The famously elusive snow leopards of the Himalayas probably guard their fair share of secrets, but scientists have just uncovered one previously unknown, fairly significant piece of information about the enigmatic big cat. There are in fact three subspecies of snow leopard, rather than just one type as previously believed, with the droppings left behind on wildlife trails proving to be the tell-tale sign.
The snow leopard covers a pretty expansive area, its habitat spanning 12 Asian countries and an area of around 1.6 million sq km (618,000 sq mi). For thousands of years the snow leopard ruled the mountains, feasting on wild sheep, goat and marmots, though these days its numbers are dwindling, with hunting and habitat loss the main reasons for its endangered status.
Studying snow leopard populations in the past has been problematic, with the remote habitats hard to access, the animals hard to capture and fit with GPS trackers, and the ancestors of those in captivity hard to trace. Scientists are now starting to fill in some of the gaps with genetic sampling by gathering snow leopard droppings along wildlife trails and marking sites, an approach described as non-invasive and efficient.
Using this technique, an international team of scientists has conducted what they say is the first range-wide genetic assessment of snow leopards. This involved DNA sequencing 70 individuals, with the team sorting them into three different genetic clusters that were differentiated by location: a northern group called Panthera uncia irbis in the Altai region of Siberia, the central group in the core Himalaya and Tibetan Plateau called the Panthera uncia uncioides and the Panthera uncia uncia of the Pamir and Tian Shan mountains and trans-Himalaya region.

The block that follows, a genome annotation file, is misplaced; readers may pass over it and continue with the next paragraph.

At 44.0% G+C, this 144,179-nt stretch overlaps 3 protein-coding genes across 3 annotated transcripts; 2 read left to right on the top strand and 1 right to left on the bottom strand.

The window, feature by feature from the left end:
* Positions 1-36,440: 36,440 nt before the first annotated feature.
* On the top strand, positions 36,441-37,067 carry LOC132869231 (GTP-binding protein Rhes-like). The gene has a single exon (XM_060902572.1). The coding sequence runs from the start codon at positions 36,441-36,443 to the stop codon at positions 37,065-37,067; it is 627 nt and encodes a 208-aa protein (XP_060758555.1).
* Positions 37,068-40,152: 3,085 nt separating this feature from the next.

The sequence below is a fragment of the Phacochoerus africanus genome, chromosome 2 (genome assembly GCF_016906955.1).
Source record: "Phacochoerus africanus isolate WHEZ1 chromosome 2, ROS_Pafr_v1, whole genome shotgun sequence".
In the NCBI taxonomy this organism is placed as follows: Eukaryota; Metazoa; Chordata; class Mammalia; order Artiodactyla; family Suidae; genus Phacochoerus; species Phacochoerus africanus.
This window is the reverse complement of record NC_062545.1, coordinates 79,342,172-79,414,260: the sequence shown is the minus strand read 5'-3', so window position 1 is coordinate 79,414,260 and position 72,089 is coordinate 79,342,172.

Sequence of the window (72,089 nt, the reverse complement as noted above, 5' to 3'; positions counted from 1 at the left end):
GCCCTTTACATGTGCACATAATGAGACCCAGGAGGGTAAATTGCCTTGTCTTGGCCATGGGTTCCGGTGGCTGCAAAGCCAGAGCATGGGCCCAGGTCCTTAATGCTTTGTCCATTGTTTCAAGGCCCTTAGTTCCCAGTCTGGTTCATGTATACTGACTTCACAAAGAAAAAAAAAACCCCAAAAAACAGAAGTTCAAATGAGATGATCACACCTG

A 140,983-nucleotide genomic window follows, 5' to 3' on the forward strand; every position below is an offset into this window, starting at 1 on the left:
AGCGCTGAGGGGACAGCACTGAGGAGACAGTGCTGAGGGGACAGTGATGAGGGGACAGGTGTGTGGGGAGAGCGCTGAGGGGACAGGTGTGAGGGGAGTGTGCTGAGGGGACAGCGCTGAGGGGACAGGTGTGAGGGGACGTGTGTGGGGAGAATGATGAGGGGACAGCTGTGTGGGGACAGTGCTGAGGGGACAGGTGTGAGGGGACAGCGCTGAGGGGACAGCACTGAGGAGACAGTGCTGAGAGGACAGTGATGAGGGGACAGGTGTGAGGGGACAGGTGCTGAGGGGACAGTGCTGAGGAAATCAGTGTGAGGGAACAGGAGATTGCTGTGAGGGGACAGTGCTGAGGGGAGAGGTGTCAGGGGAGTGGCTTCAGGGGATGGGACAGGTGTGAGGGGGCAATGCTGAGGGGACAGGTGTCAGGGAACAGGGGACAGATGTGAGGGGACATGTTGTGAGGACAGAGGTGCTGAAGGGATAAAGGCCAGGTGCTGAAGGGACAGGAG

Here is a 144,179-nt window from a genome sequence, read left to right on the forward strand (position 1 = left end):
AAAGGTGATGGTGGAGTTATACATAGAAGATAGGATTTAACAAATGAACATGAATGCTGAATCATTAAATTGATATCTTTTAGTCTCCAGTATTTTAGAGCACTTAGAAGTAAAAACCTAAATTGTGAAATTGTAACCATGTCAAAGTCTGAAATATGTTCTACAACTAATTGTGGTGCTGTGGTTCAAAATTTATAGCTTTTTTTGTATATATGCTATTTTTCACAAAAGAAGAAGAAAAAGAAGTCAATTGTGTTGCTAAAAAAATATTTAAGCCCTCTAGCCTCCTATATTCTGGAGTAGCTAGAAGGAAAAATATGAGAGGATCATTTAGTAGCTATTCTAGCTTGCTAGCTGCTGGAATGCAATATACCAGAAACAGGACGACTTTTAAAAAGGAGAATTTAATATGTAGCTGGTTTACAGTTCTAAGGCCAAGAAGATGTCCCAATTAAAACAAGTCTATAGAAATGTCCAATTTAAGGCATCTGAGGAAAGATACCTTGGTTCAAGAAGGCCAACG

The researchers say that the patterns indicate some sort of "barrier effect," with the subspecies divided by desert basins in the region. Further studies involving genetic analyses are needed, however, to better understand how the different populations are structured and connected.
"In a nutshell, populations that are connected with other populations, are more stable and have a greater chance of persisting," says Jan Janecka Assistant Professor at Duquesne University and research team member. "Delineating subspecies provides two main benefits. The first is a better understanding of the evolution and ecology of the species. The second is that it enables more flexible conservation measures, so plans can be developed specific to the challenges faced within a particular region. Our study highlights the need for transboundary initiatives to protect this species, and other wildlife in Asia."
The research was published in the Journal Of Heredity.